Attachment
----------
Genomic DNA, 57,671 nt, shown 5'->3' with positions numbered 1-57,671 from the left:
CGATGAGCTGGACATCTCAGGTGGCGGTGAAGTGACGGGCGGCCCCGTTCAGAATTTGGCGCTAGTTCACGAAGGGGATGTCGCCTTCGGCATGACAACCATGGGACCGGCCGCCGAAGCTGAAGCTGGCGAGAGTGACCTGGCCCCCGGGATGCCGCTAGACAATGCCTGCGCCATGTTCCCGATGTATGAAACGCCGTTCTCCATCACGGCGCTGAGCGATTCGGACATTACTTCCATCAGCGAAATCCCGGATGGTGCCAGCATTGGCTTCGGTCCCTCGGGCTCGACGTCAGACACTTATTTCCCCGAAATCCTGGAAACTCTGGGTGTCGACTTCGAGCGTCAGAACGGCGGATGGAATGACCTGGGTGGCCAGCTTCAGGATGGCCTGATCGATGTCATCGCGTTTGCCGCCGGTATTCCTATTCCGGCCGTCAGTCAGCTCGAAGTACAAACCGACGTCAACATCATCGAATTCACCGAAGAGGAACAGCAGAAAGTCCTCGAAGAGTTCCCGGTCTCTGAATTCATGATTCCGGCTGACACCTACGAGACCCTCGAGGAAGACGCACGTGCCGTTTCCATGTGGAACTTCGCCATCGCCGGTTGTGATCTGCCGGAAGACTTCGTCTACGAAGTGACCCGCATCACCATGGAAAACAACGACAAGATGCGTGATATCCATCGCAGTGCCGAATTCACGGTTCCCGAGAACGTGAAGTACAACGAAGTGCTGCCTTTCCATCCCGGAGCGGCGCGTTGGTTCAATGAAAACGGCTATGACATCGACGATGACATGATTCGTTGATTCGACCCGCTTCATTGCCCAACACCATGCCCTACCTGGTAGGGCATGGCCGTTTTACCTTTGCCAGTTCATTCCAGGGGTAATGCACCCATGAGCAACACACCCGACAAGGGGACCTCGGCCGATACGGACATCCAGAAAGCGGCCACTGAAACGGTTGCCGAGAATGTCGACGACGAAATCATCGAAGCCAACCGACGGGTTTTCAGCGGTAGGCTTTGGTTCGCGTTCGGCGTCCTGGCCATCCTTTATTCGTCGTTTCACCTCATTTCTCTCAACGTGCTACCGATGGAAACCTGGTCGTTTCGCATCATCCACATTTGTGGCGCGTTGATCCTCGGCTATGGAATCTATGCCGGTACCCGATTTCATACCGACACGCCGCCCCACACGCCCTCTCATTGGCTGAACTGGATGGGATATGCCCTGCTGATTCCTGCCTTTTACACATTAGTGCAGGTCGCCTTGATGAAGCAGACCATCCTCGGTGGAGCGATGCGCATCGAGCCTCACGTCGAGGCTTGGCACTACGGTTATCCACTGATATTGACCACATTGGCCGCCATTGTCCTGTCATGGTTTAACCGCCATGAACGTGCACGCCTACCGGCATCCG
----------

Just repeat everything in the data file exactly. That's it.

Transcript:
Genomic DNA, 57,671 nt, shown 5'->3' with positions numbered 1-57,671 from the left:
CGATGAGCTGGACATCTCAGGTGGCGGTGAAGTGACGGGCGGCCCCGTTCAGAATTTGGCGCTAGTTCACGAAGGGGATGTCGCCTTCGGCATGACAACCATGGGACCGGCCGCCGAAGCTGAAGCTGGCGAGAGTGACCTGGCCCCCGGGATGCCGCTAGACAATGCCTGCGCCATGTTCCCGATGTATGAAACGCCGTTCTCCATCACGGCGCTGAGCGATTCGGACATTACTTCCATCAGCGAAATCCCGGATGGTGCCAGCATTGGCTTCGGTCCCTCGGGCTCGACGTCAGACACTTATTTCCCCGAAATCCTGGAAACTCTGGGTGTCGACTTCGAGCGTCAGAACGGCGGATGGAATGACCTGGGTGGCCAGCTTCAGGATGGCCTGATCGATGTCATCGCGTTTGCCGCCGGTATTCCTATTCCGGCCGTCAGTCAGCTCGAAGTACAAACCGACGTCAACATCATCGAATTCACCGAAGAGGAACAGCAGAAAGTCCTCGAAGAGTTCCCGGTCTCTGAATTCATGATTCCGGCTGACACCTACGAGACCCTCGAGGAAGACGCACGTGCCGTTTCCATGTGGAACTTCGCCATCGCCGGTTGTGATCTGCCGGAAGACTTCGTCTACGAAGTGACCCGCATCACCATGGAAAACAACGACAAGATGCGTGATATCCATCGCAGTGCCGAATTCACGGTTCCCGAGAACGTGAAGTACAACGAAGTGCTGCCTTTCCATCCCGGAGCGGCGCGTTGGTTCAATGAAAACGGCTATGACATCGACGATGACATGATTCGTTGATTCGACCCGCTTCATTGCCCAACACCATGCCCTACCTGGTAGGGCATGGCCGTTTTACCTTTGCCAGTTCATTCCAGGGGTAATGCACCCATGAGCAACACACCCGACAAGGGGACCTCGGCCGATACGGACATCCAGAAAGCGGCCACTGAAACGGTTGCCGAGAATGTCGACGACGAAATCATCGAAGCCAACCGACGGGTTTTCAGCGGTAGGCTTTGGTTCGCGTTCGGCGTCCTGGCCATCCTTTATTCGTCGTTTCACCTCATTTCTCTCAACGTGCTACCGATGGAAACCTGGTCGTTTCGCATCATCCACATTTGTGGCGCGTTGATCCTCGGCTATGGAATCTATGCCGGTACCCGATTTCATACCGACACGCCGCCCCACACGCCCTCTCATTGGCTGAACTGGATGGGATATGCCCTGCTGATTCCTGCCTTTTACACATTAGTGCAGGTCGCCTTGATGAAGCAGACCATCCTCGGTGGAGCGATGCGCATCGAGCCTCACGTCGAGGCTTGGCACTACGGTTATCCACTGATATTGACCACATTGGCCGCCATTGTCCTGTCATGGTTTAACCGCCATGAACGTGCACGCCTACCGGCATCCG